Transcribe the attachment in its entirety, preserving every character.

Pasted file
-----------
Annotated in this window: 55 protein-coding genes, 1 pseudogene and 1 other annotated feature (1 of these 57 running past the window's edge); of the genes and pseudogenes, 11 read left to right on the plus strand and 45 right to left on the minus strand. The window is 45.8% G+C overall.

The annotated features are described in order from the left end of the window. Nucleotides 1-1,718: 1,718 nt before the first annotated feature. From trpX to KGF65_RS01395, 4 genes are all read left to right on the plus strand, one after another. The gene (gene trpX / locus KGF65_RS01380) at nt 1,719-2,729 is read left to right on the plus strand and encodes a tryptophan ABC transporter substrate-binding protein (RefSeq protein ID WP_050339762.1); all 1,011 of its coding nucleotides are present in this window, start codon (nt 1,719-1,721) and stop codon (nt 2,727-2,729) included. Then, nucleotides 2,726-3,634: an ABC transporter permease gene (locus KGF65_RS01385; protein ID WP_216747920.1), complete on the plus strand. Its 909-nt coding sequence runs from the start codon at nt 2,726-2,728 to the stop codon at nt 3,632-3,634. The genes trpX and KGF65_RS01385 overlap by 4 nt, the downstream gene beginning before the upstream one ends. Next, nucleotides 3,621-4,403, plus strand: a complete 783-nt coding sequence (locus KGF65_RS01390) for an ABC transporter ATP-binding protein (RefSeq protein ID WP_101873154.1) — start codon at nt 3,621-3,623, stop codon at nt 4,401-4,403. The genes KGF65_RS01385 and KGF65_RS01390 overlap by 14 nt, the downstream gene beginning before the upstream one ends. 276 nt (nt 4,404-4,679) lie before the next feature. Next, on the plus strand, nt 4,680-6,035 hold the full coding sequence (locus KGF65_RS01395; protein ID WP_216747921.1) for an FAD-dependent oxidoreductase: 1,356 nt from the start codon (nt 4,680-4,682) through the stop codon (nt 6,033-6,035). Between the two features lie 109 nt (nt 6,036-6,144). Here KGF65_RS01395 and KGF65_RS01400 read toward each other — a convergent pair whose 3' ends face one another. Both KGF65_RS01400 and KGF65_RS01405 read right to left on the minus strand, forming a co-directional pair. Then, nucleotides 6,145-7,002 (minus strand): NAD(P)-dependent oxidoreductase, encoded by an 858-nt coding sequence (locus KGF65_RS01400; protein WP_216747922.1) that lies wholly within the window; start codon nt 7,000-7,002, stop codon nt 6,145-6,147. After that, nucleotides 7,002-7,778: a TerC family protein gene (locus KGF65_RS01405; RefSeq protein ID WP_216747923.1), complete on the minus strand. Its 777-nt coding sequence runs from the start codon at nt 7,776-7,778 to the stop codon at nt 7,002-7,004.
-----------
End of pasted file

Annotated in this window: 55 protein-coding genes, 1 pseudogene and 1 other annotated feature (1 of these 57 running past the window's edge); of the genes and pseudogenes, 11 read left to right on the plus strand and 45 right to left on the minus strand. The window is 45.8% G+C overall.

The annotated features are described in order from the left end of the window. Nucleotides 1-1,718: 1,718 nt before the first annotated feature. From trpX to KGF65_RS01395, 4 genes are all read left to right on the plus strand, one after another. The gene (gene trpX / locus KGF65_RS01380) at nt 1,719-2,729 is read left to right on the plus strand and encodes a tryptophan ABC transporter substrate-binding protein (RefSeq protein ID WP_050339762.1); all 1,011 of its coding nucleotides are present in this window, start codon (nt 1,719-1,721) and stop codon (nt 2,727-2,729) included. Then, nucleotides 2,726-3,634: an ABC transporter permease gene (locus KGF65_RS01385; protein ID WP_216747920.1), complete on the plus strand. Its 909-nt coding sequence runs from the start codon at nt 2,726-2,728 to the stop codon at nt 3,632-3,634. The genes trpX and KGF65_RS01385 overlap by 4 nt, the downstream gene beginning before the upstream one ends. Next, nucleotides 3,621-4,403, plus strand: a complete 783-nt coding sequence (locus KGF65_RS01390) for an ABC transporter ATP-binding protein (RefSeq protein ID WP_101873154.1) — start codon at nt 3,621-3,623, stop codon at nt 4,401-4,403. The genes KGF65_RS01385 and KGF65_RS01390 overlap by 14 nt, the downstream gene beginning before the upstream one ends. 276 nt (nt 4,404-4,679) lie before the next feature. Next, on the plus strand, nt 4,680-6,035 hold the full coding sequence (locus KGF65_RS01395; protein ID WP_216747921.1) for an FAD-dependent oxidoreductase: 1,356 nt from the start codon (nt 4,680-4,682) through the stop codon (nt 6,033-6,035). Between the two features lie 109 nt (nt 6,036-6,144). Here KGF65_RS01395 and KGF65_RS01400 read toward each other — a convergent pair whose 3' ends face one another. Both KGF65_RS01400 and KGF65_RS01405 read right to left on the minus strand, forming a co-directional pair. Then, nucleotides 6,145-7,002 (minus strand): NAD(P)-dependent oxidoreductase, encoded by an 858-nt coding sequence (locus KGF65_RS01400; protein WP_216747922.1) that lies wholly within the window; start codon nt 7,000-7,002, stop codon nt 6,145-6,147. After that, nucleotides 7,002-7,778: a TerC family protein gene (locus KGF65_RS01405; RefSeq protein ID WP_216747923.1), complete on the minus strand. Its 777-nt coding sequence runs from the start codon at nt 7,776-7,778 to the stop codon at nt 7,002-7,004.